Oral High-Risk HPV Prevalence Appears to Be Low in England

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Likelihood of HPV infection was not linked to folate status.
Likelihood of HPV infection was not linked to folate status.

HealthDay News — The prevalence of oral high-risk human papillomavirus (HR-HPV) infection in adult men and women is low in England, according to a study published online Aug. 20 in BMJ Open.

Vanessa Hearnden, Ph.D., from the University of Sheffield in the United Kingdom, and colleagues assessed the prevalence of oral HR-HPV and associated risk factors for infection among 680 participants (aged 18 to 60 years; between April 2013 to August 2014).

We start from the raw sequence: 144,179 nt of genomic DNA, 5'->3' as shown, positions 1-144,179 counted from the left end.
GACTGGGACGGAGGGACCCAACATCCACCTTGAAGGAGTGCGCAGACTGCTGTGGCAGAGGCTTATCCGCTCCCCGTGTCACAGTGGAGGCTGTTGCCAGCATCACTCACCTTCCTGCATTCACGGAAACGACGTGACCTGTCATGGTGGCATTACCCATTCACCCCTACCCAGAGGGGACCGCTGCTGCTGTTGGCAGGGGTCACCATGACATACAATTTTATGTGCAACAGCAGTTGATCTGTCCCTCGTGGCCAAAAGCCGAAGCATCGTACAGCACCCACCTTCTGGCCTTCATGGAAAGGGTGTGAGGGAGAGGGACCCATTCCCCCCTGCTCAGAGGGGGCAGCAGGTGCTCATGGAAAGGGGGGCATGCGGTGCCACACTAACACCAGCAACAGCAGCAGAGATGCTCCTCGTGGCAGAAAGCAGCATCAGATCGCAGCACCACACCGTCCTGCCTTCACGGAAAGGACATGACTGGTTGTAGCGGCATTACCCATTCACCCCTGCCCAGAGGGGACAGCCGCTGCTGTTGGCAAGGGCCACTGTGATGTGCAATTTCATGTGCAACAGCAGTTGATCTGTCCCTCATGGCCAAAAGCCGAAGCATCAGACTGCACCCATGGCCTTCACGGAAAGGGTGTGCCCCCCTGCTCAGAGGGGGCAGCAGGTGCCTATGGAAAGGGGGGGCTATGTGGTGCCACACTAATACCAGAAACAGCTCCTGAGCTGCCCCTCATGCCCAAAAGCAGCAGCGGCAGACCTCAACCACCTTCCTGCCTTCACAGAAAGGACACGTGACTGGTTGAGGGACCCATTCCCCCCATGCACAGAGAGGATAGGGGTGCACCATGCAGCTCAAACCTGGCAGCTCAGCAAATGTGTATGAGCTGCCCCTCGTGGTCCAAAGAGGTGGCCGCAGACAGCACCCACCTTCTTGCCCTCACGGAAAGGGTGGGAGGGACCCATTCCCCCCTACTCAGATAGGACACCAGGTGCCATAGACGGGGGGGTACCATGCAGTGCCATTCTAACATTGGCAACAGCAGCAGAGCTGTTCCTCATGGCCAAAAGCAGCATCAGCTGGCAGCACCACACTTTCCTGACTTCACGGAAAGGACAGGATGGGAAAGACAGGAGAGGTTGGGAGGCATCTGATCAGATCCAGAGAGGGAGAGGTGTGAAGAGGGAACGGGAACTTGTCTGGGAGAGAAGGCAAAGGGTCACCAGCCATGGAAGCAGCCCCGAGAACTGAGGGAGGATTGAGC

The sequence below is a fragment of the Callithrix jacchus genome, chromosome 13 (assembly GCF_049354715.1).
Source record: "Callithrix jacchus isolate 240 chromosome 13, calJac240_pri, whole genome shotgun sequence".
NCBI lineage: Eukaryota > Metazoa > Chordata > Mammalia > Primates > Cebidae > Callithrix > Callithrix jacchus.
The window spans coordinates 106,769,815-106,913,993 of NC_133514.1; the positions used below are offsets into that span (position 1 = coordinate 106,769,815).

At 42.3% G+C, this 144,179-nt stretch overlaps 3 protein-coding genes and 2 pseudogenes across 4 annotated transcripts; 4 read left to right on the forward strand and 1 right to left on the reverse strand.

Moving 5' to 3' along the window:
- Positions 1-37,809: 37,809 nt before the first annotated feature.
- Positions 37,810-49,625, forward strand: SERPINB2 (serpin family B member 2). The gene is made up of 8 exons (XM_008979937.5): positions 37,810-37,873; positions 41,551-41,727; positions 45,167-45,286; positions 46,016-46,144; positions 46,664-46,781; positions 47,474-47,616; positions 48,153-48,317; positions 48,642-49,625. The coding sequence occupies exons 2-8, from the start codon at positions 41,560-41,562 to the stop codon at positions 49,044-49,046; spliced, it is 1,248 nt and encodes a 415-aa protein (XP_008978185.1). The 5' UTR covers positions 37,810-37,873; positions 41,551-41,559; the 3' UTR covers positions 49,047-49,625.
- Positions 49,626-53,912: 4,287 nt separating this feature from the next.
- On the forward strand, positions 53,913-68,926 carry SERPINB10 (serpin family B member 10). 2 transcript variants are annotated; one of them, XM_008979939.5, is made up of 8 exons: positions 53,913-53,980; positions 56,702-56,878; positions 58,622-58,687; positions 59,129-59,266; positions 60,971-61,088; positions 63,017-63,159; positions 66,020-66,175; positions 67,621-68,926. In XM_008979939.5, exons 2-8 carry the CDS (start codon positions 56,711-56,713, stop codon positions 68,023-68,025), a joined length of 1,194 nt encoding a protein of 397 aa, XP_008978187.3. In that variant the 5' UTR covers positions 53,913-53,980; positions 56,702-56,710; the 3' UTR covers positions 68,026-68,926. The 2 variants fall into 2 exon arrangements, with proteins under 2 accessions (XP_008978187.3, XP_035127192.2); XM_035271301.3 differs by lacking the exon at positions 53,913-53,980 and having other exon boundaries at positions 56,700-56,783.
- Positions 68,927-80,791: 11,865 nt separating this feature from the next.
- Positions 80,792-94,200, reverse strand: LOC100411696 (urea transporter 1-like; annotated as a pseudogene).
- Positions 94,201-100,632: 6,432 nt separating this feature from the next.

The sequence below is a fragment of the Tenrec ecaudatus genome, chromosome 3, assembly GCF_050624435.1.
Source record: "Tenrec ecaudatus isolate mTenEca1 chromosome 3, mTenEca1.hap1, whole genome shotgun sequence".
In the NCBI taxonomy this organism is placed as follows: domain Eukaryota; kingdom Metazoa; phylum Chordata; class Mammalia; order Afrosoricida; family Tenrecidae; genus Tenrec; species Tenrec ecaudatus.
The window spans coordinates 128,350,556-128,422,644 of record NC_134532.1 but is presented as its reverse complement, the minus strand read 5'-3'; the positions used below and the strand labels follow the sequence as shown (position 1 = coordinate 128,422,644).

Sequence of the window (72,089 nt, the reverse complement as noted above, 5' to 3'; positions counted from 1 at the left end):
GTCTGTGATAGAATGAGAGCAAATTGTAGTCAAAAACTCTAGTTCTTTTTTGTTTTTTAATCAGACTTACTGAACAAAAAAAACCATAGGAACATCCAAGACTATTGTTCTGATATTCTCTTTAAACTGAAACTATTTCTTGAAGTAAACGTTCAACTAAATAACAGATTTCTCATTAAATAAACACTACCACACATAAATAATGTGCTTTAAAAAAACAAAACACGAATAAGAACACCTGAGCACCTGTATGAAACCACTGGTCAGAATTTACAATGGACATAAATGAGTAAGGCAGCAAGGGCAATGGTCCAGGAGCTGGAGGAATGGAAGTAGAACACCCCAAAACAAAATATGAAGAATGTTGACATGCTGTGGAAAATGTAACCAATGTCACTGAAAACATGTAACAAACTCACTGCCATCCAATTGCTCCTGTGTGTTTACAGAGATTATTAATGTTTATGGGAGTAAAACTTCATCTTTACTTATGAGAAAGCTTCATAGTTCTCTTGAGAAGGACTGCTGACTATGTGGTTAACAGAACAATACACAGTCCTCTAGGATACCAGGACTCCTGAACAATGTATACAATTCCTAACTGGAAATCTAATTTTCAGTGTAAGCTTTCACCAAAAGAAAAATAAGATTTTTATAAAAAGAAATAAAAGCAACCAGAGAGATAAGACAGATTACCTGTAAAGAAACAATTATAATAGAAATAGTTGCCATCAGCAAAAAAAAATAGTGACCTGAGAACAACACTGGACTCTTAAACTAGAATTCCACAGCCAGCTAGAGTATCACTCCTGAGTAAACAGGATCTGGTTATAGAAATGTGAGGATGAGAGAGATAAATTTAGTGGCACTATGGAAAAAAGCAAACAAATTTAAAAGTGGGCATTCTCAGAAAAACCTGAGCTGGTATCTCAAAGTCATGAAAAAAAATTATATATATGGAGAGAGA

The researchers found that the prevalence of oral HR-HPV infection was 2.2 percent, with 0.7 percent positive for HPV16 or HPV18. Oral HR-HPV infections were more likely in participants who were former smokers and had a greater number of sexual and oral sexual partners. Likelihood of HPV infection was not linked to folate status.

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"To our knowledge, this is the first study to examine the prevalence of oral HR-HPV infection in adult men and women in England," the authors write. "The prevalence is low and the data suggest that oral infection with HR types is associated with tobacco use and sexual behavior."

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